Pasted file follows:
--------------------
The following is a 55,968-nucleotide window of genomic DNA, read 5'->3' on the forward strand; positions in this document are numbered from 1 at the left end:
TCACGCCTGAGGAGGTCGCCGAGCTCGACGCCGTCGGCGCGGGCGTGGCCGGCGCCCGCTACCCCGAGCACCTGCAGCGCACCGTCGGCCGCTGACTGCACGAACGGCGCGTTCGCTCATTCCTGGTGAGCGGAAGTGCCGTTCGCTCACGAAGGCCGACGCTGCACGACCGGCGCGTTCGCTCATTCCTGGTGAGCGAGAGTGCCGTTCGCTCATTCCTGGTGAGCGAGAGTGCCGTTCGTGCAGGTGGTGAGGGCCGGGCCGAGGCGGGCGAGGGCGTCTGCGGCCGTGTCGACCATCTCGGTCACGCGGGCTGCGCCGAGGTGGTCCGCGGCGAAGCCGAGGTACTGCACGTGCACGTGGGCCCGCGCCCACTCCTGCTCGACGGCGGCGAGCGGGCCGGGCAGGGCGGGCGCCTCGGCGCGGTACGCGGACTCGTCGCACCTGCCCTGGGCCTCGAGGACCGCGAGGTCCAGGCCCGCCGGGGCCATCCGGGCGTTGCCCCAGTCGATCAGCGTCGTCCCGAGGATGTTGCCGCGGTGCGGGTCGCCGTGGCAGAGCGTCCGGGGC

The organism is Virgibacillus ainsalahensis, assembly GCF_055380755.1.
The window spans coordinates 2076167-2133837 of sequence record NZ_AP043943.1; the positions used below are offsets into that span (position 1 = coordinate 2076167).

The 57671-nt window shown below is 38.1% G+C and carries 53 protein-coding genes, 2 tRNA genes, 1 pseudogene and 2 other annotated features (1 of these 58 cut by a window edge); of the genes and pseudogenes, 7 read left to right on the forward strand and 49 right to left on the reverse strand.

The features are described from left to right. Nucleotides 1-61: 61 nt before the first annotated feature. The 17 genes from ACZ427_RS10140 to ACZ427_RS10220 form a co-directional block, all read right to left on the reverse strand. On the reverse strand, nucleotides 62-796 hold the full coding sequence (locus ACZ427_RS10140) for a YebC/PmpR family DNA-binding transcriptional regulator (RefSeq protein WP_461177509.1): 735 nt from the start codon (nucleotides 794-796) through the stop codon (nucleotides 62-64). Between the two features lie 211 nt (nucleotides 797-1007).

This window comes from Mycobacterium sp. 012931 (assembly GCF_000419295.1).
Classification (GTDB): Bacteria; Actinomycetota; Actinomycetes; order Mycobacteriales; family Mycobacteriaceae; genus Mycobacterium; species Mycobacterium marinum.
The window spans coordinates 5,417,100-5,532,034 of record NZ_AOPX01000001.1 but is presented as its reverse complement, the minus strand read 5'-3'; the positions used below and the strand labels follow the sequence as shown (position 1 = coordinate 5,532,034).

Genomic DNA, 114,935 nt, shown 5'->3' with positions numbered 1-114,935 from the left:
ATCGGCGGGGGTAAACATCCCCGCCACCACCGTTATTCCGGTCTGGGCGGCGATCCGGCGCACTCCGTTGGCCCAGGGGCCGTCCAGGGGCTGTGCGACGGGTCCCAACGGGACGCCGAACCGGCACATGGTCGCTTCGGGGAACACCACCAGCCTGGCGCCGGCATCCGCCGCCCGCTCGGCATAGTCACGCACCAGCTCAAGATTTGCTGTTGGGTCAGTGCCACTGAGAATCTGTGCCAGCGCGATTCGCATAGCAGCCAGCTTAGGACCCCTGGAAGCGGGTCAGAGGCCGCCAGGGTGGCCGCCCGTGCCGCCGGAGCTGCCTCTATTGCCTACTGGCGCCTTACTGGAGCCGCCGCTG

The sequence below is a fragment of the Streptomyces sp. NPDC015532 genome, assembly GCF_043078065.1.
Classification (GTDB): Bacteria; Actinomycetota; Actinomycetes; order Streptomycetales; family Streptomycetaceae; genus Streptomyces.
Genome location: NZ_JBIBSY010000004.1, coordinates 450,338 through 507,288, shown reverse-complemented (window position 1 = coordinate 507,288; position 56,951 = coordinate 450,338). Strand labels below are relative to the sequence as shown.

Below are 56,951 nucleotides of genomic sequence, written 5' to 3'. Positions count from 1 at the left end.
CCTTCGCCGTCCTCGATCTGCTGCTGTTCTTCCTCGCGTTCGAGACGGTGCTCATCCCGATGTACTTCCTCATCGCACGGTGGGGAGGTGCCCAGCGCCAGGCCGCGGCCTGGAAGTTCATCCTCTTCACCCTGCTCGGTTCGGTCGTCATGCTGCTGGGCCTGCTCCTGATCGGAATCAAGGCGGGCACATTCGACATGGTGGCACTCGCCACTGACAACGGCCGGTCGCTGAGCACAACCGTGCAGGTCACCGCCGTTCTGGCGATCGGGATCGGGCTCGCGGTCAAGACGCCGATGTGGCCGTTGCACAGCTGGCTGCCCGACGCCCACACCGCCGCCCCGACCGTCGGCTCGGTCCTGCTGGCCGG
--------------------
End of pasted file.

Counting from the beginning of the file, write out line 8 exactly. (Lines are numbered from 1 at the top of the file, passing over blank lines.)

Classification (GTDB): Bacteria; Actinomycetota; Actinomycetes; order Mycobacteriales; family Mycobacteriaceae; genus Mycobacterium; species Mycobacterium marinum.